story to find out more.
An experimental line of beautiful, tasty peppers.
The purplish-blue fruits are immature; the red, mature. Click the image for
more information about it.
Twice as Nice: Versatile Vegetables Pack a Double
September 5, 2006
Since 1991, Agricultural Research
Service (ARS) scientists
Griesbach have bred peppers to please both the eye and the palate. The
effort has produced culinary ornamental peppers that are attractive, tasty and
nutritious, the most recent of which is the award-winning Black Pearl.
What health benefits do culinary ornamental peppers have? And what can they
teach us about other plants? Griesbach and Stommel are exploring the
biochemistry of the anthocyanin pigments responsible for the Black Pearl
peppers deep-black color.
Griesbach is with the ARS
and Nursery Plants Research Unit, and Stommel is with the agency's
Laboratory. Both labs are part of the ARS
A. Wallace Beltsville (Md.) Agricultural Research Center.
Anthocyanins provide pigmentation, protect plants against damaging
ultraviolet sunlight and function as antioxidants when consumed.
Characterization of anthocyanins by Griesbach and Stommel is facilitating
cooperative efforts with human nutritionists to track anthocyanins after
By better understanding the metabolic fate of the compounds, the scientists
are finding ways to optimize the anthocyaninand nutritionalcontent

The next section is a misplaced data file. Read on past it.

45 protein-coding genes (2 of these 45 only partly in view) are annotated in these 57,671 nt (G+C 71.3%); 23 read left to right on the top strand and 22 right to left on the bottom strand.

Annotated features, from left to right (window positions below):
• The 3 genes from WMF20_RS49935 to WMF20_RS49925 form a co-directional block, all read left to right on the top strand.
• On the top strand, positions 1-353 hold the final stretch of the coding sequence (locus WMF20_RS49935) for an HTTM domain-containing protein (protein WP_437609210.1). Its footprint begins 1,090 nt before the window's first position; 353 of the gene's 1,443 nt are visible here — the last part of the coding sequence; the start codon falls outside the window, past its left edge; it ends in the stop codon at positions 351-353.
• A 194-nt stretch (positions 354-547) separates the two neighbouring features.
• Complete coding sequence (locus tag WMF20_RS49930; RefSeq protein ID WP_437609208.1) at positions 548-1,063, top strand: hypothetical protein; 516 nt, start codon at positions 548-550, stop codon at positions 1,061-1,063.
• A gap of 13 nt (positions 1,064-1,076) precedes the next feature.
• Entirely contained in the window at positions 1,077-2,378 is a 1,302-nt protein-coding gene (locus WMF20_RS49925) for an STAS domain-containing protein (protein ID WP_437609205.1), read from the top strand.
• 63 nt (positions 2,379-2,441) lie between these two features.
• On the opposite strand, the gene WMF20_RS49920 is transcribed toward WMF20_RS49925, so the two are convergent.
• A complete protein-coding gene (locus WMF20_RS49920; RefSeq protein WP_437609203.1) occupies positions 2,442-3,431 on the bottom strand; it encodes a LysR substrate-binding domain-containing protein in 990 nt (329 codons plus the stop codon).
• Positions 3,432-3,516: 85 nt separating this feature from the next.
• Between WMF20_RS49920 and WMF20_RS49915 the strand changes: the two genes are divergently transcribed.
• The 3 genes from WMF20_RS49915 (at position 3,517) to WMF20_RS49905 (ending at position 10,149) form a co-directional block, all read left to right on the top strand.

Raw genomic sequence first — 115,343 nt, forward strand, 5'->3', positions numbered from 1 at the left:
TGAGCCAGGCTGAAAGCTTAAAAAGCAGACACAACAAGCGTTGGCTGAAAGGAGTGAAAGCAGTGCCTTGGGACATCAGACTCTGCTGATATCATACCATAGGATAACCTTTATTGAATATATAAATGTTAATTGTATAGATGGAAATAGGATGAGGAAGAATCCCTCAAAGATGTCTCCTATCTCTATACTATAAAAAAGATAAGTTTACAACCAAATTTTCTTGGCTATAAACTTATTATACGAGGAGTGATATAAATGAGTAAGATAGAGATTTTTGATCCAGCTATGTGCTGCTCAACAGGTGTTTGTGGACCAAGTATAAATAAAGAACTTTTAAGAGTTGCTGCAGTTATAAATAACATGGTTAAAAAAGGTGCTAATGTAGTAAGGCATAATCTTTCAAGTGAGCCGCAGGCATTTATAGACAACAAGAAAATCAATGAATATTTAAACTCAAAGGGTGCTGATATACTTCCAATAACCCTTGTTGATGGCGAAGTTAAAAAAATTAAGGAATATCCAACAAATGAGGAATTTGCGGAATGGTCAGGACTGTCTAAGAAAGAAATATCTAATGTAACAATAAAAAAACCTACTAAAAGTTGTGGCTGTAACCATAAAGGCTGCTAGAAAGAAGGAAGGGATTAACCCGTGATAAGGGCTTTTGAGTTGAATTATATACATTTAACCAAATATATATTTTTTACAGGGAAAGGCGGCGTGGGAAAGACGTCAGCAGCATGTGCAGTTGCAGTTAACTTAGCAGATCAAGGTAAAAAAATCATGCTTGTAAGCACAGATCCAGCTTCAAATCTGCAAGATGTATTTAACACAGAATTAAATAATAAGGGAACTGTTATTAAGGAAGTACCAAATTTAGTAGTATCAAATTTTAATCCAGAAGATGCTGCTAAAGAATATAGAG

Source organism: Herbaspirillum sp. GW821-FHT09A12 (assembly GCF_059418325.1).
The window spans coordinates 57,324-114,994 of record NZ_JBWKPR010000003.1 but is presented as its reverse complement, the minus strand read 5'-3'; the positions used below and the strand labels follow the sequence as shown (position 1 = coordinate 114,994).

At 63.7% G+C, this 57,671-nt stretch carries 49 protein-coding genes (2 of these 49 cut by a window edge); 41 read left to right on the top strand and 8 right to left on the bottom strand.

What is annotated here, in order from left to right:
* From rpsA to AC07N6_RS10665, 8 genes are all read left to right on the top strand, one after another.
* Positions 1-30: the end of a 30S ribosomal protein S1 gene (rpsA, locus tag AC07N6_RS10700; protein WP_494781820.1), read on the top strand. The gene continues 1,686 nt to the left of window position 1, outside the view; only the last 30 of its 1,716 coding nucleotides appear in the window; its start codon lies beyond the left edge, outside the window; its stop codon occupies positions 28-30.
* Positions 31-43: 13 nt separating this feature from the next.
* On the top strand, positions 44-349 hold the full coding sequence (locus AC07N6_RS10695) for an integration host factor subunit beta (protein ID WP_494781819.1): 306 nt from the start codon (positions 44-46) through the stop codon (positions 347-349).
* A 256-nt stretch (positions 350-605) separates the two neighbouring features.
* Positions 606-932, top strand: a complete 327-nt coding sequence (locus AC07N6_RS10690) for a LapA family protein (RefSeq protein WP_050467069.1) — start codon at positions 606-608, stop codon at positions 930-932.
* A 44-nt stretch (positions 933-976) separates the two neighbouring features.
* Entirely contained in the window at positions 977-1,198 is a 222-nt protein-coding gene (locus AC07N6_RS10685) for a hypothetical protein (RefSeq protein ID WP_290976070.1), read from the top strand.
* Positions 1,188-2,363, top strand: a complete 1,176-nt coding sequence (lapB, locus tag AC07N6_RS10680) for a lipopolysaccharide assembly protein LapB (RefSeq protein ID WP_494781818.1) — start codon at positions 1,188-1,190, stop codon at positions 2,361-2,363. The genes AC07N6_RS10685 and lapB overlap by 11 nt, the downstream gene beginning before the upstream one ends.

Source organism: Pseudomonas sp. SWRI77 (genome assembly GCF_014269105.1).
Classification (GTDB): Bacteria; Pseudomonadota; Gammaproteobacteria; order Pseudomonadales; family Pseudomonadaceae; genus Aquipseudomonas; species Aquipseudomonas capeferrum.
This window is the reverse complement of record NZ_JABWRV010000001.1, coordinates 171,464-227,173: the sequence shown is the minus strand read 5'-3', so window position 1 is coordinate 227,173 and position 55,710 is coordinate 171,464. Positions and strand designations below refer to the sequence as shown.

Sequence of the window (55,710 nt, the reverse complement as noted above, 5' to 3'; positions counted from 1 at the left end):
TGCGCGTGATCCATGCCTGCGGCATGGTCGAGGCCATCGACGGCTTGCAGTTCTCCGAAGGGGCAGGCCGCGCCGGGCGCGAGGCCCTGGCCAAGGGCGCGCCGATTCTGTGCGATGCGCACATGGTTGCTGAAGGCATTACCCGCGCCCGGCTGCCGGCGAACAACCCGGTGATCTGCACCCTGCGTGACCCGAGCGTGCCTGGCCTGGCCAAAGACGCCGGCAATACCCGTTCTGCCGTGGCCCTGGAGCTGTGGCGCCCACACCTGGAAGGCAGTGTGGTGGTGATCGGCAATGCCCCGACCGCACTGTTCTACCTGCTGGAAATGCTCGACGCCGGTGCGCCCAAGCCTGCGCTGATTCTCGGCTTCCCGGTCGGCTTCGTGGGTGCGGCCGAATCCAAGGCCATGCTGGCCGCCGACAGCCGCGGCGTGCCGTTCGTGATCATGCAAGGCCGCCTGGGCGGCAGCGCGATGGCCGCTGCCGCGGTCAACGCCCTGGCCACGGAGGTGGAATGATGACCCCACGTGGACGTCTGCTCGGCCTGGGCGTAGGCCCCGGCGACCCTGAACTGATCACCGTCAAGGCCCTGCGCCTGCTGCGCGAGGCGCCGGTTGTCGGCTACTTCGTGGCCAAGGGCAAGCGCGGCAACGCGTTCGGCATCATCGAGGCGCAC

of peppers and other vegetable crops.
Traditional breeding combines attributes from different parents and assesses
the offspring for desirable characteristics. Stommel and Griesbach target
specific breeding objectives using fundamental genetics, biochemistry and
molecular biology. Those approaches provide insight that helps guide their
According to the scientists, this method reduces the influence of chance
events and improves efficiency. For example, using this method, Griesbach was
able to create a sky-blue orchid in only three generationsan achievement
that had eluded classical breeders for more than 25 years.
These peppers arent the only plants with both aesthetic and culinary
appeal to come out of the Vegetable Laboratory. Earlier research produced
tomatoes rich in lycopene and beta-carotene, which are antioxidants that
increase tomatoes nutritional value while improving their color.
more about these edible ornamentals in the September 2006 issue of
Agricultural Research magazine.
ARS is the U.S. Department of
Agricultures chief scientific research agency.